Sioux Falls, S.D. - Arthritis is something many people deal with on a day to day basis and it can make life much more difficult.
Randy Derheim knows that first hand.
He is an avid golfer, but three or four years ago he developed chronic arthritis in his shoulder.
Over the years the pain only got worse.
“In the middle of the night I would have to lift my arm into a position where it wasn’t in pain,” Derheim said. “Simple things like putting a belt on, washing your hair, driving in a certain position, those were problematic for me.”
Last summer Randy went to an Avera event where Dr. Jonathan Buchanan spoke about platelet-rich plasma or PRP.
“PRP is taking just the platelets, the kind of health healing part of the blood and concentrating it.” Avera Orthopedics Primary Care Sports Medicine Physician Dr. Buchanan said. “So it's platelet-rich plasma.”
Doctors then take PRP and inject it into an area that has been slowly injured over the years.
PRP injections can be used in any joint area such as in someone's heel or in Randy’s case, his shoulder.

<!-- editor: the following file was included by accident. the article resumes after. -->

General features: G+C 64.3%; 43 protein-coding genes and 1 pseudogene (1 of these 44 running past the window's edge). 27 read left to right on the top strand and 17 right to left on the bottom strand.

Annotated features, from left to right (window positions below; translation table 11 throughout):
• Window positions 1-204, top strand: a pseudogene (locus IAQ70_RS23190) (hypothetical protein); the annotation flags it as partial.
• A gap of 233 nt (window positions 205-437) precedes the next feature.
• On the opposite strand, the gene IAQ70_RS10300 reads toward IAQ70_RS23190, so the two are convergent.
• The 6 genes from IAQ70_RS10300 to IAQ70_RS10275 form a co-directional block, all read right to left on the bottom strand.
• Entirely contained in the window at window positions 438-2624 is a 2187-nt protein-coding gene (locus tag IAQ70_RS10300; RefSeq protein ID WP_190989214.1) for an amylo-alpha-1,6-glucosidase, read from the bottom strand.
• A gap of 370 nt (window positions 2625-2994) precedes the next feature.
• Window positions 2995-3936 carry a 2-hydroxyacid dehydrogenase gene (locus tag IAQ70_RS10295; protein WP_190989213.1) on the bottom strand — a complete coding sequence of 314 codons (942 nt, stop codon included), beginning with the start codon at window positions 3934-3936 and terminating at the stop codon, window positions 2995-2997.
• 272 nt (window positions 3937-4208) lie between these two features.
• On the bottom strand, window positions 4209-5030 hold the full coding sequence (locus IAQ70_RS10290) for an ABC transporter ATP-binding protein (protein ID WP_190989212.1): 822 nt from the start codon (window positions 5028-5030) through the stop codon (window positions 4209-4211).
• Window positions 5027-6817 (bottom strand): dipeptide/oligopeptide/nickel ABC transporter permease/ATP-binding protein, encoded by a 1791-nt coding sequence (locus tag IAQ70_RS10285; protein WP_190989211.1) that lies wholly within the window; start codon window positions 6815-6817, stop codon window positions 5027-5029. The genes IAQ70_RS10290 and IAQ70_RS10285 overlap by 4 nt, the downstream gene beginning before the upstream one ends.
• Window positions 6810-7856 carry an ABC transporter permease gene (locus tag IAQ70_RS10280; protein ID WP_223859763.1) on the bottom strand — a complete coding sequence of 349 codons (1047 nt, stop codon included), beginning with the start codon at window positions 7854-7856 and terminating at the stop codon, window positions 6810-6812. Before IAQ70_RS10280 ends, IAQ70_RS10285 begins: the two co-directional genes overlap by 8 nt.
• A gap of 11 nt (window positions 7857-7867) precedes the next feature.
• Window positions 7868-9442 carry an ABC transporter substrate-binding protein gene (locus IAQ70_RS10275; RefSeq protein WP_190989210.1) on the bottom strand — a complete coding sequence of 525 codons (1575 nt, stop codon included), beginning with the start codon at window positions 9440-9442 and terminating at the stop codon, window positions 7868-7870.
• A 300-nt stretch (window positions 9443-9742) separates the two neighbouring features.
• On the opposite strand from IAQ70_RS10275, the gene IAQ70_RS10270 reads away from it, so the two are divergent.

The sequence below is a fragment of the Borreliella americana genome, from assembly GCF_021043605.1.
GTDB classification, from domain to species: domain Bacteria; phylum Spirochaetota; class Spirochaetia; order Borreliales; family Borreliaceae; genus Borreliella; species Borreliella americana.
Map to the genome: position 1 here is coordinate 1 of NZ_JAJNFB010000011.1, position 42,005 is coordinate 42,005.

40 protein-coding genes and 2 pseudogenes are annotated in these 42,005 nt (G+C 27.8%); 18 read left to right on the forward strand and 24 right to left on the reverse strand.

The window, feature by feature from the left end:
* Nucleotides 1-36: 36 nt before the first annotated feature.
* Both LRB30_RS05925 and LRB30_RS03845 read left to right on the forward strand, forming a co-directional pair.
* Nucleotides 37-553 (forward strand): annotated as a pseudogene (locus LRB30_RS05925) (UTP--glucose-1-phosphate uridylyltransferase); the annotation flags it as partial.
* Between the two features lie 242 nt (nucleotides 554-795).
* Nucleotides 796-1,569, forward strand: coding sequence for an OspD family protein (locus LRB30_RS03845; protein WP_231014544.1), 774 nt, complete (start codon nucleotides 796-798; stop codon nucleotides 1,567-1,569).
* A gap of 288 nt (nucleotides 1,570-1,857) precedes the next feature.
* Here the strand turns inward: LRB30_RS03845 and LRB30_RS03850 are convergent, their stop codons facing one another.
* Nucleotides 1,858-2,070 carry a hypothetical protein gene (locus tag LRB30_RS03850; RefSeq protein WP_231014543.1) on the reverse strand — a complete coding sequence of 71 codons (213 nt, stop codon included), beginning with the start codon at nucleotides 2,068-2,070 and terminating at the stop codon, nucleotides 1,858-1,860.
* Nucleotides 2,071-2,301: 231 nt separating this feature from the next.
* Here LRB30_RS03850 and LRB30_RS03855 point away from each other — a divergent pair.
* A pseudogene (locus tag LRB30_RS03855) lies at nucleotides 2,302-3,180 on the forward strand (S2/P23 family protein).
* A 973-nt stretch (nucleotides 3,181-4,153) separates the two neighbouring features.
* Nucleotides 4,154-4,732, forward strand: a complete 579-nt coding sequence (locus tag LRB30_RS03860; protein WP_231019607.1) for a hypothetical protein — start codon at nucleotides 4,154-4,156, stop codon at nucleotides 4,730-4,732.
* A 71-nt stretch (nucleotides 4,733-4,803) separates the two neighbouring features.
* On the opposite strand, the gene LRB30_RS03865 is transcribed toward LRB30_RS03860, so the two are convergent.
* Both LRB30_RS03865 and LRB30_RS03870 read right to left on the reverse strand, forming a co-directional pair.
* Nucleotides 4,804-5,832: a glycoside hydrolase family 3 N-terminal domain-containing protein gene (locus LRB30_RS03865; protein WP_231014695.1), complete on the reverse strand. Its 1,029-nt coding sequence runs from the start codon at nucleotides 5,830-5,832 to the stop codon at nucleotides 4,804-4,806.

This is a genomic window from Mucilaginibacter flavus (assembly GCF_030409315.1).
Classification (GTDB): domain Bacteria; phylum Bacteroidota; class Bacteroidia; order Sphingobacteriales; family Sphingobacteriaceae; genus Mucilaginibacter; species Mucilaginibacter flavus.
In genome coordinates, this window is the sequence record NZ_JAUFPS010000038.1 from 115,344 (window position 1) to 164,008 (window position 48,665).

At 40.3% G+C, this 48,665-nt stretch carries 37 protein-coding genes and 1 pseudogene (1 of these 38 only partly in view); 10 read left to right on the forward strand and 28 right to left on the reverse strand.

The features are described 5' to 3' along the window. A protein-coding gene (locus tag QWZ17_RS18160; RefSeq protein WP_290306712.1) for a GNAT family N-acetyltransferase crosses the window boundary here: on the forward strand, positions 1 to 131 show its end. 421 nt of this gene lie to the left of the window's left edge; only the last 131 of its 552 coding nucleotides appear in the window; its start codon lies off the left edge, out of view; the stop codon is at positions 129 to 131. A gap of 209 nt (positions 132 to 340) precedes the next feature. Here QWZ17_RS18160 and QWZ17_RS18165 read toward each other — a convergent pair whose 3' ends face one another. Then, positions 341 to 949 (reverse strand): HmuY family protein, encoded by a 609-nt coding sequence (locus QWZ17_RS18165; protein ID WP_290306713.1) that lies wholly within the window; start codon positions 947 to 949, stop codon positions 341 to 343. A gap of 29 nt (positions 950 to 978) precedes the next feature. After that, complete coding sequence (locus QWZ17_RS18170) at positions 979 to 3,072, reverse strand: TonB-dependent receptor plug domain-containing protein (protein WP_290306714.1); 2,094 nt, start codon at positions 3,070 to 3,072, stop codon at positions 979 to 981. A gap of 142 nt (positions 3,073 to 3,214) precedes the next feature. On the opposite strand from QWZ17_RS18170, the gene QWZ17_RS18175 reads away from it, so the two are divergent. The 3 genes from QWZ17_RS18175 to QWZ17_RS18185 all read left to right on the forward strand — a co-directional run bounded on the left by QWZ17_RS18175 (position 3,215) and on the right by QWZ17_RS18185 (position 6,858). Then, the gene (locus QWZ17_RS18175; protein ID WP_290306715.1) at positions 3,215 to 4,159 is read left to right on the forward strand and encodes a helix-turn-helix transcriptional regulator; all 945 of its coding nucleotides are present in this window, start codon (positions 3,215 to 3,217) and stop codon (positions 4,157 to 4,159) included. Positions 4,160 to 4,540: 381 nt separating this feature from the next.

“You actually create a fresh injury for lack of a better word,” Dr. Buchanan said. “That blood brings within it the platelets that can stimulate the stem cell migration. Stimulate the healing process.”
“Ultimately I came to a conclusion that that would be a good result for me because the alternative was going to be a full shoulder replacement,” Derheim said. “I thought well if I get a shoulder replacement now, I’ll probably end up getting one again sometime in my life.”
As an avid golfer, Randy didn’t want to lose a whole golf season.
“I was kind of selfish,” Derheim said.
So he started platelet-rich plasma injections in January.
Randy had three injections two weeks apart.
“That allows, the inflammation lasts a couple of weeks,” Dr. Buchanan said. “So you put the injections in and let the inflammation phase get over and then you put in a little bit more.”
Today randy is still healing, but…
“PRP is not the fountain of youth,” Dr. Buchanan said. “Randy doesn’t have 20-year-old shoulders again, but it does put a little layer of cartilage, a small layer between the bones that kind of helps them move a little bit better and helps to decrease the total pain that he's having.”
“It’s a life-changing experience if it works,” Derheim said. “For me, it’s working. I’m very excited about that. When you're happier and you sleep better, and you're healthier, you’re in a better spot.”
PRP injections usually work best in people who have mild to moderate arthritis.
Dr. Buchanan said Randy’s arthritis was more severe, but they did the injections to see if they would help and thankfully they have.